Atkinson, Rick. An Army at Dawn: The War in Africa, 1942-1943. New York: Henry Holt, 2002. In this first volume of Rick Atkinson's highly anticipated Liberation Trilogy, the author shows why no modern reader can understand the ultimate victory of the Allied powers in May 1945 without a solid understanding of the events that took place in North Africa in 1942 and early 1943. Atkinson convincingly demonstrates that the first years of the Allied war effort was a pivotal point in American history, the moment when the United States began to act like a great military power, but he also chronicles without apology the many false steps taken before the new and untested American Army could emerge as a coherent and capable force.
Boot, Max. The Savage Wars of Peace: Small Wars and the Rise of American Power. New York: Basic Books, 2002. A survey of American "small wars," this work focuses on Navy and Marine Corps actions in the 18th and 19th Centuries, broadening to include Army operations with the Philippine Insurrection of 1899 to 1902. Although there is little on the Army's role as a frontier constabulary, this is a well-written and thoughtfully reasoned account focusing on expeditionary warfare and the best available book on the subject.
Crane, Stephen. The Red Badge of Courage. New York: Norton, 1982. A classic of American literature, this Civil War novel depicts a Union soldier's terrifying baptism of fire and his ensuing transformation from coward to hero. Originally published in 1895, its vivid evocation of battle remains unsurpassed.
Constitution of the United States. Available on-line at URL:
As soldiers and civilians we swear an oath to defend this document as the basis of our government and way of life. It is time to go back and read this classic expression of organizing and balancing human society and understand what you are swearing to "support and defend."
Hogan, David W. Jr. Centuries of Service: The U.S. Army, 1775-2005. Washington, D.C.: U.S. Army Center of Military History, 2005. An easy-to-read and informative pamphlet that describes the many missions the U.S. Army has performed over the course of its history. The booklet covers America's wars as well as the Army's many operations other than war, including occupation, peacekeeping, nation building, exploration, civil administration, scientific research, and disaster relief. This pamphlet is a valuable introduction to American military history for the soldier and junior leader.
Keegan, John. The Face of Battle. New York: Penguin Books, 1985. One of the classics of modern military history, The Face of Battle brings to life three major battles: Agincourt (1415), Waterloo (1815), and the First Battle of the Somme (1916). The author describes the sights, sounds, and smells of battle, providing a compelling look at what it means to be a soldier and how hard it is to describe realistically the dynamics of combat.
Kindsvatter, Peter S. American Soldiers: Ground Combat in the World Wars, Korea, and Vietnam. Lawrence: University Press of Kansas, 2003. Historian Pete Kindsvatter, a combat veteran himself, uses the letters, memoirs, and novels written by other soldiers, along with official reports and studies, to detail the experience of soldiers from entry into military service through ground combat and its aftermath. Thoughtful discussions of leadership, the physical and emotional stresses of the battlefield, and the various ways soldiers try to cope with these stresses make this a valuable book for all those preparing to lead American soldiers in ground combat.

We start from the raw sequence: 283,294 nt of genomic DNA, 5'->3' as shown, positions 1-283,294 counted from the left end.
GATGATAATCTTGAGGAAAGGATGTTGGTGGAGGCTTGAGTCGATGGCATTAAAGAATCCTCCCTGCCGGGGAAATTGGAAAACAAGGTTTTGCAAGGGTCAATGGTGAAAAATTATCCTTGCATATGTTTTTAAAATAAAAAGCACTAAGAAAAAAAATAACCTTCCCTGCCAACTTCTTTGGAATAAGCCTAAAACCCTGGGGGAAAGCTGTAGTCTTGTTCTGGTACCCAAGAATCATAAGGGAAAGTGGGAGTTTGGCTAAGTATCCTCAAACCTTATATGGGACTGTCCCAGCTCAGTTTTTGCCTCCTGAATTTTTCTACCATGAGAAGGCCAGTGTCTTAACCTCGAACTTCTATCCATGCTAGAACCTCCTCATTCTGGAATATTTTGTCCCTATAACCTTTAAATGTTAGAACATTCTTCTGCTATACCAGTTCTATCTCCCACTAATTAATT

McCullough, David. 1776. New York: Simon and Schuster, 2006. A fast-paced narrative of the Revolutionary War from the summer of 1775 to Washington's stunning twin victories at Trenton and Princeton in late 1776. McCullough shows that, through persistence, dedication to the American cause, and Washington's remarkable leadership, a small and ill-equipped American army overcame severe hardships and numerous defeats to save the American Revolution from collapse during the war's most tumultuous year.
McPherson, James M. For Cause and Comrades: Why Men Fought in the Civil War. New York: Oxford University Press, 1997. This inspiring book by a Pulitzer Prize winning historian argues, contrary to many scholars, that Civil War soldiers overcame their fear by remaining dedicated to the ideals that had motivated them to enlist: duty, honor, patriotism, and love of liberty. In reaching his conclusions, he draws on roughly 25,000 letters and 249 diaries written by 1,076 Union and Confederate soldiers, thus wisely allowing the soldiers to tell much of the story in their own words.
Moore, Harold G. and Joseph L. Galloway, We Were Soldiers Once . . . and Young. Novato, Calif.: Presidio Press, 2004. A gripping firsthand account of the November 1965 Battle of the Ia Drang by the commander of the 1st Battalion, 7th Cavalry, 1st Cavalry Division. The Ia Drang was the first major combat test of the airmobile concept and the first major battle between U.S. forces and the North Vietnamese Army.
Stewart, Richard W., gen. ed. American Military History, Volume II: The United States Army in a Global Era, 1917-2003. Washington, D.C.: U.S. Army Center of Military History, 2005. Created initially as an ROTC textbook, this second volume in a two volume overview of the Army's story covers the period from World War I to the early days of the Iraq War. Written in an engaging style and enhanced by sophisticated graphics and recommended readings, the work is an excellent source of general service history in the modern world.
Return to the CMH Recommended Professional Reading List Main Page